Amid all the speculation about possible Labour leadership contenders over recent days, some things are steadily becoming clearer.
There has inevitably been much excitement in the ultra-Blairite "Anyone But Gordon" camp at the prospects of Education Secretary Alan Johnson (pictured.) This always struck me as rather odd, however, as in no way could former trade union leader Johnson could be described as an ultra-Blairite.
Polly Toynbee makes the same point in today's Guardian. Johnson might well be a candidate, but will not be the candidate of the ultra-Blairite right. Furthermore, he is more interested in the deputy leadership than the leadership, although he will have Peter Hain for a rival.
Toynbee writes of Johnson: "He is too wise a politician to have this unsavoury, wrecking role thrust upon him. In fact, those who know him best say he will have none of it. So it seems certain he will only stand if some Blairite candidate stands first. In other words, he will not be their champion. But he might enter the race as a third force, intent on keeping the election clean, stopping it descending into internecine abuse. What's more, he would not enter the lists expecting to emerge as leader, but as a marker for his deputy leadership bid."
In a further blow for the ultras, David Miliband has again confirmed today that he will not be a candidate for either position, for the benefit of those who didn't believe him on the previous occasions on which he's said it.
So if Johnson won't be their candidate, and Miliband won't be a candidate at all, where does that leave the Blairites? With the somewhat unappetising choice of Reid (too much of a Scottish bruiser), Milburn (no support among MPs), Hutton (ditto, and lacks charisma) or Clarke (too prone to ill-considered outbursts after lunch.)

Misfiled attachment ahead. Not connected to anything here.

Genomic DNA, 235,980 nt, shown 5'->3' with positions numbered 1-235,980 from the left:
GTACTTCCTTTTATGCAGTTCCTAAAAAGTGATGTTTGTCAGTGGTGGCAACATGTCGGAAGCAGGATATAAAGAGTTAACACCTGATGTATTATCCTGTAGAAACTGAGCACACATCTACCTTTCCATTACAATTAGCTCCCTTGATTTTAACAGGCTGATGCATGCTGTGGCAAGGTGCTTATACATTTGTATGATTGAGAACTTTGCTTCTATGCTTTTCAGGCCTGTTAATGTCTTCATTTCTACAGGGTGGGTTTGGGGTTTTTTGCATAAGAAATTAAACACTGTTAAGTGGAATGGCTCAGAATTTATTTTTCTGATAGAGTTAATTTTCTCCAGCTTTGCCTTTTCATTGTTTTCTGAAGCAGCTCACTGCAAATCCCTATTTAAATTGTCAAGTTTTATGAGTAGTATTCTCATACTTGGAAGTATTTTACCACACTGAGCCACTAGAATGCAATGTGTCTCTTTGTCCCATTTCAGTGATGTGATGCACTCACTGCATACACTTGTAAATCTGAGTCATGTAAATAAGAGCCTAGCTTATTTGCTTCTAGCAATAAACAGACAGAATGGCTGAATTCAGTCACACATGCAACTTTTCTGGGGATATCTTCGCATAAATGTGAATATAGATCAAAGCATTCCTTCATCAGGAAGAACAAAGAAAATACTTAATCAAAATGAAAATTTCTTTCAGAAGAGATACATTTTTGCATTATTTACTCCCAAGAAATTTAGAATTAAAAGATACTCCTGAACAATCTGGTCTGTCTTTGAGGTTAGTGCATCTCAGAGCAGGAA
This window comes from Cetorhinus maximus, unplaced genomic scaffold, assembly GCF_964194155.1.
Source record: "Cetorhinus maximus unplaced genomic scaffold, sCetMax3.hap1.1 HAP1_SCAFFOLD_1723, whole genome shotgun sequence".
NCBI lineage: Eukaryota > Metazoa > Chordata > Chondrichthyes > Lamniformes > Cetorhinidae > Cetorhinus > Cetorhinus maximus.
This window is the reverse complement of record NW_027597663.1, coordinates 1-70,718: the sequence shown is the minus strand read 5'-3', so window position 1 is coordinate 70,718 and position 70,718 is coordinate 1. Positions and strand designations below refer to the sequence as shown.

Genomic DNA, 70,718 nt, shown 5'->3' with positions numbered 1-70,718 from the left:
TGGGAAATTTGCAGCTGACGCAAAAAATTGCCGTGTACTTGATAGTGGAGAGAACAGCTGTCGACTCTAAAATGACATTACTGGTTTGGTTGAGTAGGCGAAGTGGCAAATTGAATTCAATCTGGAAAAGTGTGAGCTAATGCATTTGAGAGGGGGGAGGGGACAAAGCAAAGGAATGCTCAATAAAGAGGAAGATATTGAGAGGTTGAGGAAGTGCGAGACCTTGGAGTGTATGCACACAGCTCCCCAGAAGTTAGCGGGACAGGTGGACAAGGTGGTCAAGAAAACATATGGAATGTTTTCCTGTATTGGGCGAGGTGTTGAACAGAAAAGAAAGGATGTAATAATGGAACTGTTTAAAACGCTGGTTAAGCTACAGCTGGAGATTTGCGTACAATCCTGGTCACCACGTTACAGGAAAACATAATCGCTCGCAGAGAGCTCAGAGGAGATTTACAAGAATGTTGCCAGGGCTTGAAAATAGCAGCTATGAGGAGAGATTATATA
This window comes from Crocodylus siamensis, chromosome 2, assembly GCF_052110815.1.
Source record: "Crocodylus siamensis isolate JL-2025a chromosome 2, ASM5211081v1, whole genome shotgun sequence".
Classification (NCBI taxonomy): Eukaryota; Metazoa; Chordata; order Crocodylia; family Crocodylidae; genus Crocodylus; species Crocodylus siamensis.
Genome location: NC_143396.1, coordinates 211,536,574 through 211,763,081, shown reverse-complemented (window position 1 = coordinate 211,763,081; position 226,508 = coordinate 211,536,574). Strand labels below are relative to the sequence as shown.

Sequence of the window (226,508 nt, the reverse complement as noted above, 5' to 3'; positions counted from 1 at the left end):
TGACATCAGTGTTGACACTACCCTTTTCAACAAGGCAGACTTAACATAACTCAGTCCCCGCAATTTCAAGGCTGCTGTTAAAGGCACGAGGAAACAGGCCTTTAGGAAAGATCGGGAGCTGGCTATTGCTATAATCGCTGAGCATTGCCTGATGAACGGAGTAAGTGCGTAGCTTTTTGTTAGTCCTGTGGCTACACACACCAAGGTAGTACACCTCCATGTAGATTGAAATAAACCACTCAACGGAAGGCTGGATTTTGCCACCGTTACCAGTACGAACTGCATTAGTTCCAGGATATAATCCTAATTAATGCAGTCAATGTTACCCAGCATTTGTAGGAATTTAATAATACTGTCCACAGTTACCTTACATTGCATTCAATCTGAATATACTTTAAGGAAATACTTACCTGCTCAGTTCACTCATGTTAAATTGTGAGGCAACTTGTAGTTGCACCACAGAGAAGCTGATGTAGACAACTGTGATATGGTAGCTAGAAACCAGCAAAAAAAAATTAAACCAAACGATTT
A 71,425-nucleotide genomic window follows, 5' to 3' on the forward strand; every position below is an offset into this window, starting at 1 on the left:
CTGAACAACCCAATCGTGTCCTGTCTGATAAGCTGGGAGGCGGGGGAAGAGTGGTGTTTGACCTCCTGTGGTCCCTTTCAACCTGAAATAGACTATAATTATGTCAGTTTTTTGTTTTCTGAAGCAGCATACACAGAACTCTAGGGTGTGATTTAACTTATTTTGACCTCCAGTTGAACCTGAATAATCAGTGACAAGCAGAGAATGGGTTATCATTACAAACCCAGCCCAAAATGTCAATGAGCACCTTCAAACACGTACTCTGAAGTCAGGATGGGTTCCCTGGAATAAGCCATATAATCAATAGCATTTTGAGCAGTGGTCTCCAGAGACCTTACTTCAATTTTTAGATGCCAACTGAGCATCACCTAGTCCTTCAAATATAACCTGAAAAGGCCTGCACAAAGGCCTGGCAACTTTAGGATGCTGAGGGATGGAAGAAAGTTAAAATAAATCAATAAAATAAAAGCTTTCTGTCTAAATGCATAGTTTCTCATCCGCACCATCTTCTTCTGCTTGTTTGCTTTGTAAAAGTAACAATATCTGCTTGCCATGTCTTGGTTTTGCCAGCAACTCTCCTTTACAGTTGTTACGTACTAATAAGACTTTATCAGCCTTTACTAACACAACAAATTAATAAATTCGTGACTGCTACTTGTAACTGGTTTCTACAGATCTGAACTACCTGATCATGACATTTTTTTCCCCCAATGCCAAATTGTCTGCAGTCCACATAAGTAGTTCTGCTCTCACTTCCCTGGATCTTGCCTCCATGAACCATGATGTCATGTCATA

In other words, while Gordon undoubtedly did not help his chances during last week's shenanigans, I think the people who are predicting that he has blown it are getting slightly carried away.
As I said on PB.com last week, there is a fairly settled will among Labour Party members and the unions that it has got to be Gordon, and it would take an astonishing turnaround in mainstream party opinion for him to be denied the leadership at this late stage.
There is another point worth considering, and that is the fact that throughout Labour history, the party has almost always chosen the front-runner when electing a new leader.
In all but one of the Labour leadsership contests since the Second World War, the man who started out favourite has ended up winning comfortably: Hugh Gaitskell in 1955, Harold Wilson in 1963, James Callaghan in 1976, Neil Kinnock in 1983, John Smith in 1992, and Tony Blair in 1994.
The sole exception was in 1980 when Labour MPs, by a tiny margin of 139 votes to 129, chose the hapless Michael Foot over the greatest leader they never had, Denis Healey.
And that, with all due respect to Footie, is hardly a precedent that the party will want to repeat.